In some cases, EULAs are being replaced by digital rights management (DRM) software which can cause a device or media to malfunction if the appropriate DRM is not in place. For example, music CDs played on computers sometimes install digital rights management software automatically. In another case, Lexmark installed code in its printers so that it would malfunction if the user didn’t buy the manufacturers’ brand of ink. (Langenderfer, 2009). Given the increasing sophistication of digital rights management, Langenderfer predicts that the industry will ultimately no longer need end user licensing agreements because the product will simply fail to function. (2009).
Another type of EULA that can be problematic are terms and conditions that govern the use of websites such as Facebook. While websites do need to change their policies over time, they sometimes fail to fully inform users of policy changes. (O’Bannon, 2009). This is worrisome, given that changes may affect ownership and sharing of personal information such as names, addresses, birth dates and other types of data that have been collected in the users’ profile. In effect, any content that users add to a site could potentially be sold or data mined by third parties. Facebook announced a new business model in August that included some of these changes. (Goel, 2013). Facebook acknowledged these changes very reluctantly, perhaps because websites are not required to disclose license changes when users have already agreed to the original contract.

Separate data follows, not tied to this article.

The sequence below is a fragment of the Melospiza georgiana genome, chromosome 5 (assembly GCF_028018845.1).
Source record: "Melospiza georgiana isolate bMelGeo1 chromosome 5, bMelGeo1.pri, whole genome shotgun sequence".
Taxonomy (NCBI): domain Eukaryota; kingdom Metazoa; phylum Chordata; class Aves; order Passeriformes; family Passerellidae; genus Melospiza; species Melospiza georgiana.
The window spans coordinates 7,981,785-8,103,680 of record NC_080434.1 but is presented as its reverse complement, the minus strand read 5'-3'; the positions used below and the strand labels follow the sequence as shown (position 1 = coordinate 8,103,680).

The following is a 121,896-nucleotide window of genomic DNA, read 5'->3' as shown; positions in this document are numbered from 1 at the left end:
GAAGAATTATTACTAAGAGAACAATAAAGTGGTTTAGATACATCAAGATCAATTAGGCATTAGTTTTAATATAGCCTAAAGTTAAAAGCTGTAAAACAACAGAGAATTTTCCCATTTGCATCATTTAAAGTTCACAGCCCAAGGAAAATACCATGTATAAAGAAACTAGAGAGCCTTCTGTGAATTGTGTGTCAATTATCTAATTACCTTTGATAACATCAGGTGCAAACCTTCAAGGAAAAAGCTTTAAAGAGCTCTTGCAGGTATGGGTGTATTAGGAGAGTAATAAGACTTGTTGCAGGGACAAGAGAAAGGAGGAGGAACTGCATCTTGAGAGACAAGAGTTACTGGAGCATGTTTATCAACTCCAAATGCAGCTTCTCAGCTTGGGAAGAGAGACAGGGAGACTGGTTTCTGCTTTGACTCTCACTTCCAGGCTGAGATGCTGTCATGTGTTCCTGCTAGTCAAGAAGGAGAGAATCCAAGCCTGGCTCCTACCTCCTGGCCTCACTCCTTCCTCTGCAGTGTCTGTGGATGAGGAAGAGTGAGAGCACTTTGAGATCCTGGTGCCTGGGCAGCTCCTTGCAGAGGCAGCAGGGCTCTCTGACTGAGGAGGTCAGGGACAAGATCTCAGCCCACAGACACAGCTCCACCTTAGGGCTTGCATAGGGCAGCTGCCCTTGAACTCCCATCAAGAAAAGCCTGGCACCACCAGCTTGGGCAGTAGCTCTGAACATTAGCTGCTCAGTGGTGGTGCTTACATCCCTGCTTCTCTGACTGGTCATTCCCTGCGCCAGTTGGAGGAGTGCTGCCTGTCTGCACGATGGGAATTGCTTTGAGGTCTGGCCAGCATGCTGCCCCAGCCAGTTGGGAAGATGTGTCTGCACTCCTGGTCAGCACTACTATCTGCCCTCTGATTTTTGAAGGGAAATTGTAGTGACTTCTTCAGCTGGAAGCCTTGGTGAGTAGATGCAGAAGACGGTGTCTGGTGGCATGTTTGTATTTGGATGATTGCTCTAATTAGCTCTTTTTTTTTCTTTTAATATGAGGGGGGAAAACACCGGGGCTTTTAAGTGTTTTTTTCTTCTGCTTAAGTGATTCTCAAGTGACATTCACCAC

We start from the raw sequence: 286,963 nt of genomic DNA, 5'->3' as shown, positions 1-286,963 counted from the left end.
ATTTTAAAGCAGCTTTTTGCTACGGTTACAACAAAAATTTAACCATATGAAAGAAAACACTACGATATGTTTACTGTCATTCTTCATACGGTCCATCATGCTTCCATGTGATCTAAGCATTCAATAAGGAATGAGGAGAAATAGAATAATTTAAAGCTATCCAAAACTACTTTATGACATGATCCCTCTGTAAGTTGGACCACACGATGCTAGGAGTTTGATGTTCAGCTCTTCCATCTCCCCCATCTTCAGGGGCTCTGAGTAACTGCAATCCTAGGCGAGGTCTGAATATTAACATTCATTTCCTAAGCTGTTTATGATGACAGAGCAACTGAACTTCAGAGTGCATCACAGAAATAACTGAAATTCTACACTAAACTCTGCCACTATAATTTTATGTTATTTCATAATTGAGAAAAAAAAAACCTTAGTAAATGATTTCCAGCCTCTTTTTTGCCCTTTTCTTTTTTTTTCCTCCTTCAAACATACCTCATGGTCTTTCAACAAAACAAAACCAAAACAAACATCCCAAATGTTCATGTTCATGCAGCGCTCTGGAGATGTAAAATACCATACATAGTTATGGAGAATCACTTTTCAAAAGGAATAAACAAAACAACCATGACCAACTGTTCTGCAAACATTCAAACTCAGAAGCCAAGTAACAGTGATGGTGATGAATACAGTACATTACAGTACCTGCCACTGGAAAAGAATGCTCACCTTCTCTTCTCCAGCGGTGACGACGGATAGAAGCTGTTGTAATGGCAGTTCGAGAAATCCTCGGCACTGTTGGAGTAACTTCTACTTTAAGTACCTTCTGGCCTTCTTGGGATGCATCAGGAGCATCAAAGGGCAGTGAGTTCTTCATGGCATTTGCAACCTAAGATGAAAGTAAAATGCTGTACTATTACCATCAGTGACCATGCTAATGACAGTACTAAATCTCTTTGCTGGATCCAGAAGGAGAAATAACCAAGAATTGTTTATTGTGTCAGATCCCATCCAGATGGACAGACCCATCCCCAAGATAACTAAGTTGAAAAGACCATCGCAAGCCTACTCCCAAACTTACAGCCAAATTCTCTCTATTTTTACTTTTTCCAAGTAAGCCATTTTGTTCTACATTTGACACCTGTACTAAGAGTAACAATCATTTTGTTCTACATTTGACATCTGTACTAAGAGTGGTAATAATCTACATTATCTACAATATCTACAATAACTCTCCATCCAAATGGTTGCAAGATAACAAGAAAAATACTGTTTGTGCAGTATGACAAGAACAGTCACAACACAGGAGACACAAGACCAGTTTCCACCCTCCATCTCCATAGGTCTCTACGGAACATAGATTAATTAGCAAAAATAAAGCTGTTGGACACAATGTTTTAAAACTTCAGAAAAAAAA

End user licensing agreements do have a place in copyright and patent law. Creators should be allowed to regain the cost of the product design through legal protection. (O’Bannon, 2013). But they often expect to monopolize the market through non-negotiable contracts which grant few rights or protections to users. (Da Costa, 2008). While the court system used to rule in favor of anti-trust laws and individual rights, they are more frequently ruling in favor of patent holders and service vendors. (Langenderfer, 2009).